You could always overtake in order to gander at the Seven’s frontispiece. There is a grille, similar to a trivet for cooling baked items upon with vertical light stacks to the edge. A grille, purposeless in use but confident in its address, the car’s face acceptably completed by the laser beam, pixel thin headlamp strip. Frequently underground urban farms employ such illumination to induce produce growth. Will such LED’s pierce oncoming drivers vision? Or have the Koreans tamed such problems?
Leaving the chaos of the drive behind, let us head into the refined and relaxed interior. A “future vision of autonomous mobility,” discards the norm of conventional seating, pedals and even steering wheel. Hyundai clearly sees the future of transport as open as a furniture catalogue living room. If our children are headed towards computers driving them, why not accommodate stylishly? A rear couch area, swivelling armchairs,a storage device akin to an Ottoman, and all from recycled materials.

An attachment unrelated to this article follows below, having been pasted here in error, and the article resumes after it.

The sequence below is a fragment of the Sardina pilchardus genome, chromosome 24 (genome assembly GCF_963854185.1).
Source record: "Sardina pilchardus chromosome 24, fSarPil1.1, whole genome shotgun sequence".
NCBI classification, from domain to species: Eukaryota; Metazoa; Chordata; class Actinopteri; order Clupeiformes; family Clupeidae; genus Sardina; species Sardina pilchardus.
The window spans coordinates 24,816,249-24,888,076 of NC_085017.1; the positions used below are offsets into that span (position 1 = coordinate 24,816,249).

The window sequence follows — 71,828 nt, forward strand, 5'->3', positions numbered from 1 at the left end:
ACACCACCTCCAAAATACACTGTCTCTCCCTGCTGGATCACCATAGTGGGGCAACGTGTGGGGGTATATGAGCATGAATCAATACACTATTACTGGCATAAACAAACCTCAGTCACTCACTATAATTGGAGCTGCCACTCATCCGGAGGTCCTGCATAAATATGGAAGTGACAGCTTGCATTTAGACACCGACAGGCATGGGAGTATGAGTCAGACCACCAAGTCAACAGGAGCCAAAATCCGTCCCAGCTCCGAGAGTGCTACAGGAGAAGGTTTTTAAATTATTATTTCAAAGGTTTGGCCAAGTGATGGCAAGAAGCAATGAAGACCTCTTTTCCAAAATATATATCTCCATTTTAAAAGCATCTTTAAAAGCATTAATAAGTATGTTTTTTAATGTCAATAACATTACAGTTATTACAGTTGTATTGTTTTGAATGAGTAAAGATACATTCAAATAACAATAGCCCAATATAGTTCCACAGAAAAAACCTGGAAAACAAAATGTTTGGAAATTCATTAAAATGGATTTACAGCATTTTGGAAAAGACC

A dashboard that will undoubtedly inform the latest NASDAQ info, how many folk in the nearest coffee shop have had booster jabs along with streaming your favourite choons at any speed. Lozenge shaped, hollowed out, ambient lit door recesses – plain, simple, seamless – integrated. Design head Sangyup Lee and team saw fit to install a fridge and shoe care compartment. Cold snacks to hand, your new Chelsea boots under controlled care – what better? Once empty of life forms, ultraviolet light is passed through the cabin to eradicate any germs left behind. A self cleansing car – sign me up.